Preventative Health Screenings: Are They Right for Me?
You’ve probably received them in the mail. Those colorful flyers from companies that advertise a variety of preventative health screenings. I used to think they were scams and immediately tossed the flyers into the wastebasket.
Why Was I Sceptic?
Part of my scepticism came from hearing about a few health screening companies that promoted expensive exams that were completely unnecessary. Some of the tests even bordered on ridiculous.
In addition, there have been concerns that these exams sometimes turn up benign abnormalities. This means that the conditions aren’t exactly normal, but they don’t cause the person any harm. Oftentimes, this results in follow-up testing that’s invasive, expensive and not necessary.
What Changed My Mind?
Hearing this, you’ll probably be surprised to learn that I recently signed up for one of these exams, and I had it done last week. So, what changed my mind? This particular flyer offered what is called a vascular screening.
Several years ago, my mom died shortly after going through a surgical procedure known as carotid endarterectomy. It was a necessary procedure because one of the main blood vessels in her neck was becoming blocked.
The build-up of plaque (a fatty substance) in her artery interfered with the flow of blood to her brain, and this put her at a greatly increased risk of a stroke. The surgery was meant to clean out her carotid artery and restore adequate circulation. Unfortunately, Mom didn’t survive.
As I approach my 60th birthday, I’m concerned I might follow in my mom’s footsteps and develop this condition, too. Besides the increased risk of stroke, it also places a person at higher risk for dementia.
Today I’ll share my experience with a vascular screening and perhaps help you decide if this or a similar screening is right for you.
I think it’s important to note that since these tests are considered preventative, health insurance typically won’t cover the exams. In my case, the charge for the screening was $75.
My screening experience consisted of the following steps:
Carotid Artery Ultrasound
A carotid artery ultrasound is the test that looks for blockages in the carotid arteries, the condition my mom experienced. A small probe was placed on the front of my neck over the two main arteries that supply my brain.
The resulting ultrasound took pictures of the insides of these arteries to reveal any blockages. I could hear a ‘swooshing’ sound as the test was being done. The technician put a gooey gel on my neck before the procedure, but otherwise, I didn’t feel any discomfort.
Abdominal Aortic Ultrasound
Similarly, the abdominal aortic ultrasound involved placing a small probe on my abdomen to look at my aorta, the main artery coming out of my heart. The ultrasound looks for enlargement or bulging of the aorta which could result in a rupture of the weakened blood vessel wall.
This type of aneurysm is sometimes hereditary, but it can also develop from a variety of other risk factors. While there is no history of this condition in my family, I was glad the test was included, as a ruptured abdominal aortic aneurysm is often deadly. Again, there was no discomfort with this exam.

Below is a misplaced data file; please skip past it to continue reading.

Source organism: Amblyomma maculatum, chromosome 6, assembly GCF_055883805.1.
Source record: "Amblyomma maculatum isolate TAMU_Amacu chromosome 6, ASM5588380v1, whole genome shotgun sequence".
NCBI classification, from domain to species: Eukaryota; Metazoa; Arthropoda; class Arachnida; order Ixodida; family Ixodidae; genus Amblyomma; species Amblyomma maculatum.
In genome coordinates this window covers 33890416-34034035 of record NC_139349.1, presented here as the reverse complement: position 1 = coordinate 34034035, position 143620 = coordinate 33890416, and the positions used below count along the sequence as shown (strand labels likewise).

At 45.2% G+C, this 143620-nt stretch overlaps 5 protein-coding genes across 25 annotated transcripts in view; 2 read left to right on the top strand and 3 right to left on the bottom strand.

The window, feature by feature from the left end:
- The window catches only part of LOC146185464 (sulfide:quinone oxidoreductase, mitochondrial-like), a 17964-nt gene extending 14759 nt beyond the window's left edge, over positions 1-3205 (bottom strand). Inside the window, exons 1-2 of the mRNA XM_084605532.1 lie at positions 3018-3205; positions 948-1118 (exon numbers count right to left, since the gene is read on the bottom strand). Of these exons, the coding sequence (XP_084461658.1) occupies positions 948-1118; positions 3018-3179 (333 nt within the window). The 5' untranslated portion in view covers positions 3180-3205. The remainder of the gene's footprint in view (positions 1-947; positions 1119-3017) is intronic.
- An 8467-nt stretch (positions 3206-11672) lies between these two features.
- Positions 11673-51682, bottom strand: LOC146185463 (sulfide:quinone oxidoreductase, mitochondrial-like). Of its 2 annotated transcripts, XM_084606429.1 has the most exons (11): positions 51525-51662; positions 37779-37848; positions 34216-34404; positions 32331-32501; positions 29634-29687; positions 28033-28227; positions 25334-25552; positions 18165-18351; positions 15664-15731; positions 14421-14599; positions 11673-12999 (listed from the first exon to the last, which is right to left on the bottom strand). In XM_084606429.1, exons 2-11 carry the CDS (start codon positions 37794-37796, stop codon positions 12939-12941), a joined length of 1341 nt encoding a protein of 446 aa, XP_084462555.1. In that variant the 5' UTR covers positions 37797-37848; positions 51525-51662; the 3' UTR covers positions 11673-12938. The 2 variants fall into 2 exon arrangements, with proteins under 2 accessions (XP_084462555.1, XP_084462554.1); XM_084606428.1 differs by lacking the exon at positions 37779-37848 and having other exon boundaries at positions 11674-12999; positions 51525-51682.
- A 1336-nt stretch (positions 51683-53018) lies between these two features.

Ankle Brachial Index
The ankle brachial index test is a bit different than the others because it involves placing blood pressure cuffs on both arms and both legs. There was a bit of discomfort as the cuffs were inflated, but it wasn’t significant, and it only lasted a couple of minutes.
The purpose of this exam is to look for signs of peripheral vascular disease (PVD). This condition results from the build-up of fatty substances on the linings of the arteries.
Over time, PVD increases the risk of a heart attack or stroke. It also frequently causes pain and loss of mobility. My mom suffered from PVD (and I do mean suffered), so this is another condition that causes me concern.
The Good News?
I can happily announce that all of my test results were normal. So, was it worth it for me to pay out-of-pocket for these exams? Absolutely! I walked away with a huge sense of relief that what happened to my mom probably won’t happen to me.
That being said, it also made me more determined than ever to take steps to protect my health and prevent these conditions from developing in the future.
You see, the last time I had my cholesterol checked, it was elevated. That’s a risk factor for developing the build-up of plaque in my arteries. As a result, I’m now working on dietary and exercise strategies to get my cholesterol level back down to normal.
Does this mean that everyone in our age group needs to pursue these or similar exams? Not necessarily. These are a few factors to consider before making an appointment:
- Consider your personal and family history. Choose the tests that are right for you as an individual.
- Talk with your medical provider for professional input.
- Research the diagnostic company you’re considering and check their reviews. Be sure they have a good reputation before you hand over your money.
- Find out if your health insurance will cover any of these tests.
What do you think about preventative health screenings? Have you ever had an experience similar to mine? Do you feel going through those screenings was worthwhile? Please share your thoughts in the comments below.
Diane Lansing, RN, enjoys working part-time as a corporate wellness nurse. She has over 25 years of experience in geriatric nursing, and her passion is working with residents of memory care units. She loves volunteering at nursing homes and blogs about her experiences at NursingHomeVolunteer.com.
Editor’s note: Nothing in this article should be considered medical advice. Always consult a doctor before making any changes to your diet, medical plan, or exercise routine.